"The ocean is our provider and has a very deep spiritual connection for our people." - Maori Fisherman.
Deepblue picked up on this theme in their article of how one should respect the ocean, not only when enjoying it, but also when one is our spearfishing to provide for the family.
- Respect protected species: Last week I was lucky to see a goliath grouper, also known as jewfish in a permitted fishing area. Goliath groupers are not protected in Colombia. It was a beautiful animal, at least one meter long, very rarely seen these days in here, good enough for a few weeks of fish, but I decided not to shoot, instead I looked at him, admired him and then scared him off so he could at least have a new chance. The jewfish is on a no catch list in the Caribbean and especially in Colombia, it also offers little merit as of the sport, or as my good friend and excellent fisherman Nicolas Valencia says, “it’s like hunting cows.” The list is longer, so learn and educate yourself before going out.
- Respect the minimum sizes: Read before jumping into the water. Learn about the permitted species and minimum sizes for each one.
- Do not you fish in protected areas: simple, respect the parks and natural sanctuaries for ocean wildlife so we can always enjoy it and it can always recover.
- No tanks: Simple, if you can’t dive then don’t dive, spearfishing has to be done while Freediving, means you are holding your breath, otherwise it’s illegal and absolutely non sustainable.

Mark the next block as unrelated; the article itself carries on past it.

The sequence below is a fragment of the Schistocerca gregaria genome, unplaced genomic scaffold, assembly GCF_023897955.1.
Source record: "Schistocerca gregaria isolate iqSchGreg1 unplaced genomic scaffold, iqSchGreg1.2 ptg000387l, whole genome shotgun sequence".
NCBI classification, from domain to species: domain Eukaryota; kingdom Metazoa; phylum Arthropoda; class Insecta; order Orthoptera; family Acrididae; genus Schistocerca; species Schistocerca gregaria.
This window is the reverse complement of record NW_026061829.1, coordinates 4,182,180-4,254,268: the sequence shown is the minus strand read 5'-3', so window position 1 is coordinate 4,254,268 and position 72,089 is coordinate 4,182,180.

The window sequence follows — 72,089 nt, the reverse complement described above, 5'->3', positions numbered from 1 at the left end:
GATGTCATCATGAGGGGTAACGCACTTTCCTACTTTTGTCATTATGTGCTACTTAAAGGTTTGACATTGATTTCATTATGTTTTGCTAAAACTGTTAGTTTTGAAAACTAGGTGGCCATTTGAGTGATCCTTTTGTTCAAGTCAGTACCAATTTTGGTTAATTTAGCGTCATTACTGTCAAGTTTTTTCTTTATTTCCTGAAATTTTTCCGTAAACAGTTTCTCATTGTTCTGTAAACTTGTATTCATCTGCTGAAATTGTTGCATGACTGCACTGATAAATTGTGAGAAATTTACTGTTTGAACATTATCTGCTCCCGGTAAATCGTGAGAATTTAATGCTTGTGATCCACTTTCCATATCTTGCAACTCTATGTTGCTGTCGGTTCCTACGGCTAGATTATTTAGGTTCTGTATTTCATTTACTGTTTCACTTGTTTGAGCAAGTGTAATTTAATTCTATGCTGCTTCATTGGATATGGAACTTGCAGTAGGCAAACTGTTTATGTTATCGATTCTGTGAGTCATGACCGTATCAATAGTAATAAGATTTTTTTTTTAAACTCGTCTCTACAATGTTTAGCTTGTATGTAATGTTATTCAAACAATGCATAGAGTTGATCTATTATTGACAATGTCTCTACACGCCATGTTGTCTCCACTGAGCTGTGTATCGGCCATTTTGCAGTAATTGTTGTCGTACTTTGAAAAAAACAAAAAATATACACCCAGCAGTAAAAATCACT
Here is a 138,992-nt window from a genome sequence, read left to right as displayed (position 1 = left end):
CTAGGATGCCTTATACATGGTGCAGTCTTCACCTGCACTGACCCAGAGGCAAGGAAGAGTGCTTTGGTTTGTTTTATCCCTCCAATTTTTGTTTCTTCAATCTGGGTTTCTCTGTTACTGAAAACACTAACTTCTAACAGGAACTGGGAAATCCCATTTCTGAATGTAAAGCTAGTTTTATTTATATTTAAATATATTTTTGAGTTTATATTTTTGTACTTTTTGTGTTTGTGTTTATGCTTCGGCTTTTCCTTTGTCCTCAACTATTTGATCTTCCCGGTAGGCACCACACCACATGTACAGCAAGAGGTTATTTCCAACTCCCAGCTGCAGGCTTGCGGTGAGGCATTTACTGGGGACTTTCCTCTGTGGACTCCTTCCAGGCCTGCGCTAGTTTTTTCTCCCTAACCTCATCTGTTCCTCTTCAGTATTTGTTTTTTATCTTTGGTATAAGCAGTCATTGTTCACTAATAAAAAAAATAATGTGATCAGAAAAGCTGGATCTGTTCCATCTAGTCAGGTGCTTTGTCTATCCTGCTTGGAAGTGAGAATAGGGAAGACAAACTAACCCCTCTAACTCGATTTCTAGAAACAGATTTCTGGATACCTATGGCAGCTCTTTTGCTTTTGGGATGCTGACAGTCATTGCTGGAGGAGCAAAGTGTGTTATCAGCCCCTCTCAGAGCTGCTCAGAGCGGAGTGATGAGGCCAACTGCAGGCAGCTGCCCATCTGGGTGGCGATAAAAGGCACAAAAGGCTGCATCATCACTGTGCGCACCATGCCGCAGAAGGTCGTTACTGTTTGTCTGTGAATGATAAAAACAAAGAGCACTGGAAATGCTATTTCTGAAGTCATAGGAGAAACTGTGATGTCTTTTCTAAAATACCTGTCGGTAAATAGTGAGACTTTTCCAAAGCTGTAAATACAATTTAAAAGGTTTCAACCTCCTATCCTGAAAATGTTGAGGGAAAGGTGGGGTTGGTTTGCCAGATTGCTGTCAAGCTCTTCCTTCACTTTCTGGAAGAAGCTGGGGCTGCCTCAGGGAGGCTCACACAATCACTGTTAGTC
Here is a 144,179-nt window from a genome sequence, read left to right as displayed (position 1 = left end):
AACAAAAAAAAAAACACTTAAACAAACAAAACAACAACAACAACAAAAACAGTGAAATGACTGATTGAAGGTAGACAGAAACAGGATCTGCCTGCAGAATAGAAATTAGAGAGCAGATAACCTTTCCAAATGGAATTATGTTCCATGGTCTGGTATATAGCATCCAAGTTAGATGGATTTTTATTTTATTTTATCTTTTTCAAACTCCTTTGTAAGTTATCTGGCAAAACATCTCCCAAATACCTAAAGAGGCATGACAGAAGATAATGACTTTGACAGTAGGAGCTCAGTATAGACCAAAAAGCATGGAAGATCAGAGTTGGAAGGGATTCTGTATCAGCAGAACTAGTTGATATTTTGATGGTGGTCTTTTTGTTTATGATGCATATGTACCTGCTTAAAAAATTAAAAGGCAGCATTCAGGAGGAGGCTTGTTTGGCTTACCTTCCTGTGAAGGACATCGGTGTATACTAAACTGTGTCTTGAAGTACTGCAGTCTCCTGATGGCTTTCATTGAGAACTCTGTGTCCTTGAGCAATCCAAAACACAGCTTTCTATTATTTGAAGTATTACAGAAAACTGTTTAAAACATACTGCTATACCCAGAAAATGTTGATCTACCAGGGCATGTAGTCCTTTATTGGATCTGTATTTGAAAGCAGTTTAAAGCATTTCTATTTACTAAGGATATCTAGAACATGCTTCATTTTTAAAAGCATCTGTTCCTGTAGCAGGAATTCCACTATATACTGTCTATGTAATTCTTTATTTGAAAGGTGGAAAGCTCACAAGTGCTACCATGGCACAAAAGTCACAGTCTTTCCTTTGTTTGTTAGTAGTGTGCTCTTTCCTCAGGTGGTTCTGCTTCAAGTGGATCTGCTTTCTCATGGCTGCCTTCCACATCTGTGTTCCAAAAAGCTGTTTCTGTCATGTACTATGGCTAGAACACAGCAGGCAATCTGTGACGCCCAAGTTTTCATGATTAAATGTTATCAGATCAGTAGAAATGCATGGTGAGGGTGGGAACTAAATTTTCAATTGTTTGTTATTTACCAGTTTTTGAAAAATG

- Stop thinking in pounds: Specially with octopus and lobster, both in the no catch list for the Colombian Caribbean. Instead of thinking in 10 pounds of octopus or lobster (catching 20 animals, ½ pound each) think on 2 pieces, 5 pounds each.
- Observe: We have that power, a power that other fishermen do not, and in the wise words of Peter Parker’s uncle Ben: “With great power comes great responsibility.” I once saw 2 large groupers that were moving in a curious/funny way, the first thing I thought is that I was very lucky and engaged, then I saw again and understood that they were in a dance of mating and left the lovers alone. If you see a lobster make sure they don’t have eggs. Also observe that animals are not on red list
- Eat what you catch, catch what you eat: don’t just fish for a photo or to prove your manhood to your friends, catch only the fish you are willing to take home and eat. I’ve heard many cases of people fishing giants just for the photo and then they have no idea what to do or how to move the animal, so what happens? They rot because they were not prepared or leave them lying on the beach … it’s a shame! So think before you shoot or don’t shoot at all. At least give it to the locals, but never allow yourself the sin of wasting food, it is indeed a tragedy, there’s many people out there starving. There is no greater satisfaction than to bring fresh and healthy food home and sharing it with family and friends.
- Aim carefully: If there’s coral between your spear and your prey, or behind it then do not shoot, you’re going to break the coral and they grow an average of 1 cm per year, that’s very slow.
- Catch some lion fish (if you are in the atlantic ocean/caribbean sea): their meat is delicious, especially for ceviche and we all know the problem with them, design a sling or use a small gun just for them, take a good bag where you can put them without hurting yourself, their sting is painful but not fatal.
We full promote and support fishing with respect.
The Dive and Surf Shop Team